The New Year is upon us and with that comes predictions of what 2016 has in store. Will Automated Guided Vehicle (AGVs) continue to drive materials on the factory floor? What is ‘Industry 4.0’ and when will it take shape? The factory of the future is around the corner and these three supply chain trends for 2016 are the ones that will take us there.
Industry Week reports that 2016 promises “vastly more automation for concentrating human effort on details and customization.” With warehouses experiencing increased cost pressures and supply chain complexities, operators are seeing just how much technology has advanced and how automation in particular can provide flexible transportation solutions. Solutions such as OTTO, for instance, offer infrastructure free navigation and virtually limitless flexibility for material transport in factories. With this level of automation, robots can be relied upon to complete simple yet important tasks such as material transport or line side delivery, while the human workforce will be able to focus efforts on complex tasks, problem solving and strategy.
In Gartner’s top 10 Strategic Technologies for 2016, analysts predict that the Internet of Things will have significant growth and impact over the next year in particular. Automation is only a piece of the puzzle when considering Industry 4.0; these evolutionary ‘smart factories’ will emerge with interconnected, centrally controlled solutions that are starting to be available to the marketplace. These solutions not only communicate with other material transport units (i.e.: the fleet) on the factory floor, they also communicate with people by providing perceptive light displays and integrating into the existing WMS to receive dispatched tasks. In an interview with Forbes, Rethink Robotics CPMO Jim Lawson summed things up quite nicely, “We’ll see an aggressive push by sector leaders to accelerate the realization of the Industry 4.0 vision. Specifically, big data analytics combined with advances in cloud-based robotics.”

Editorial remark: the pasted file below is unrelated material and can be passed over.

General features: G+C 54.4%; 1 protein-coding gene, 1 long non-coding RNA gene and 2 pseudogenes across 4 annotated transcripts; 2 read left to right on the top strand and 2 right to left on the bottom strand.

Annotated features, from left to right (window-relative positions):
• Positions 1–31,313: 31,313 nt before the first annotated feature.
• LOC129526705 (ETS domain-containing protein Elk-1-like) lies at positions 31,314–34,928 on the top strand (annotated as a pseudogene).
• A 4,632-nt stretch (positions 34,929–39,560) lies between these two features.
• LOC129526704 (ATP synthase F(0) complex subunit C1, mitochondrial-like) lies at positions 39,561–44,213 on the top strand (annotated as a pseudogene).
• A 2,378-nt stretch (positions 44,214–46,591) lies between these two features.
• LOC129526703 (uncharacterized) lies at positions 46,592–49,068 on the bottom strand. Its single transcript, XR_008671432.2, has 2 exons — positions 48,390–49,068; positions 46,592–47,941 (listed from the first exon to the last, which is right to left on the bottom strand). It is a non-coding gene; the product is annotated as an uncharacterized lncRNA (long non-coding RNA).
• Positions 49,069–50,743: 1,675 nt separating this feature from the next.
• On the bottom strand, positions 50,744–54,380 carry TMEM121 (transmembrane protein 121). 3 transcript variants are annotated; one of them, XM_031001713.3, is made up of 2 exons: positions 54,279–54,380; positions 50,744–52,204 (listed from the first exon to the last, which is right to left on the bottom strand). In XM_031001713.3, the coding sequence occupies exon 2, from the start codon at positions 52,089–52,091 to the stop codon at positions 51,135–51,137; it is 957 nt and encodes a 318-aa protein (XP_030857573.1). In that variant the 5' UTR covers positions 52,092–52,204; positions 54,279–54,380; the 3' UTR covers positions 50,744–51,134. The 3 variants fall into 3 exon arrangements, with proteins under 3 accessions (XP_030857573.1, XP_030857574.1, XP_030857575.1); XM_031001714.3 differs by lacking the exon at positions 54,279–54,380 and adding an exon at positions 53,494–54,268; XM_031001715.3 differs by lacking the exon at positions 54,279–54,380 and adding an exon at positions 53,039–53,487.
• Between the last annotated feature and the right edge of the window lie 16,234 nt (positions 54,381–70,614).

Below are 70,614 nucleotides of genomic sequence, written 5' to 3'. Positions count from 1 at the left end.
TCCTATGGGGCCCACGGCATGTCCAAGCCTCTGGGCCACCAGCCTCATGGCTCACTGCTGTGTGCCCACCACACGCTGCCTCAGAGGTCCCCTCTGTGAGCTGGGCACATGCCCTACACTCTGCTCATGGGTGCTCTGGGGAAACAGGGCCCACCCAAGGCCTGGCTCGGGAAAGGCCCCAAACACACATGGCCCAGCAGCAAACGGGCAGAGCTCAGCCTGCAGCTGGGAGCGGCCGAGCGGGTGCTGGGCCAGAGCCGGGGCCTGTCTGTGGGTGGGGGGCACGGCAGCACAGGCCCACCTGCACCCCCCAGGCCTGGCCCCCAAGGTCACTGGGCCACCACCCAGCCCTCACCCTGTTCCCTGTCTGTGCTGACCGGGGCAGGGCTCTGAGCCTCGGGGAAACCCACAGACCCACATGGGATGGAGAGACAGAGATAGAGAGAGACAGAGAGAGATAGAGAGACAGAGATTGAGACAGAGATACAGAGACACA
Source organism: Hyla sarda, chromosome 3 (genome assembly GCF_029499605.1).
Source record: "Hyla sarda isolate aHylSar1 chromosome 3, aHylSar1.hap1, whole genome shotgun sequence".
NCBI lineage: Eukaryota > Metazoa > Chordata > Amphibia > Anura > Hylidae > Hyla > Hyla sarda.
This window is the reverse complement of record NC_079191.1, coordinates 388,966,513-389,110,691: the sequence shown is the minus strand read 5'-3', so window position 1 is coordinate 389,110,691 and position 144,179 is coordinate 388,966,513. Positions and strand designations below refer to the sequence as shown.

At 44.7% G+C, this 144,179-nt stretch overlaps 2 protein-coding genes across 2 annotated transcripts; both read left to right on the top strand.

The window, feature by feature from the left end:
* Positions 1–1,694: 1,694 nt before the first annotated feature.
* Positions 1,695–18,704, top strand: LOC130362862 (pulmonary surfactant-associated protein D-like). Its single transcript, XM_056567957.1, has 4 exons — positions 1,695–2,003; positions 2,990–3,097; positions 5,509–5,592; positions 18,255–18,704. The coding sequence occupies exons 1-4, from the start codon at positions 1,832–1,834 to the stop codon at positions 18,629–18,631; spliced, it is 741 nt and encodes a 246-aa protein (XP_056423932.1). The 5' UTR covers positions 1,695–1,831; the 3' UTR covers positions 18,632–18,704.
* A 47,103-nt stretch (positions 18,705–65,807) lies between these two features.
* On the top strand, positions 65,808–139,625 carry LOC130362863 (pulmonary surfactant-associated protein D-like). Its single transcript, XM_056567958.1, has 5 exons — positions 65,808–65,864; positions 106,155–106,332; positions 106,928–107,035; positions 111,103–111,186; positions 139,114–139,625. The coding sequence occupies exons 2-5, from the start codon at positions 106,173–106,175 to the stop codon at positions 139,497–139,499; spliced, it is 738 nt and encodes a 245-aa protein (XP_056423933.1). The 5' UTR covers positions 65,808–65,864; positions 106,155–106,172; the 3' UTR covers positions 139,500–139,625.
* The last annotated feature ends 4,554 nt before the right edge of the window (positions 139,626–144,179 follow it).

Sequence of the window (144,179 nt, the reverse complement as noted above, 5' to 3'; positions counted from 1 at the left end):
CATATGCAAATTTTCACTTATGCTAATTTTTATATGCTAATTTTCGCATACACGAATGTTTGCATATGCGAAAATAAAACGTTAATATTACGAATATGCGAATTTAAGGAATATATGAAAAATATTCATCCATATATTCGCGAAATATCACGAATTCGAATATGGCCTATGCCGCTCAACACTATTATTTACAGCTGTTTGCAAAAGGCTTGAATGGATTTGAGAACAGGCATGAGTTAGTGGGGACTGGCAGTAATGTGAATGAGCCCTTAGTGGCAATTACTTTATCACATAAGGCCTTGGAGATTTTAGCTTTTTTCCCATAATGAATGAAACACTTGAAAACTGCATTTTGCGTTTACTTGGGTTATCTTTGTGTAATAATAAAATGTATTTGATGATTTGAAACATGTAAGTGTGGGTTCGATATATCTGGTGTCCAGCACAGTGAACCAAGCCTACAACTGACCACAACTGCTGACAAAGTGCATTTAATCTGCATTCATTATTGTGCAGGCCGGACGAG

A supply chain is a system of organizations, people, activities, information, and resources that work together to move a product, whereas a production chain is the steps that needs to take place in order to transform raw materials into finished goods. The supply chain trend of service chains becoming more important than product chains is something that will develop over the next 10 years, although it’s already becoming reality. Providing great, reliable products is a standard expectation in the marketplace; whereas service is often perceived as a ‘nice-to-have’ within manufacturing. SupplyChain247 explains, “Increasingly, discerning consumers are demanding more from pre and post-sales service for the goods they buy.” We can apply this statement to technology suppliers as well – as Industry 4.0 takes form, and automation and robots become paramount, providers of those technologies must offer factory operators more than the technology itself. A full solution package will include hardware, software and service to offer ongoing support and true business relationships within the supply chain.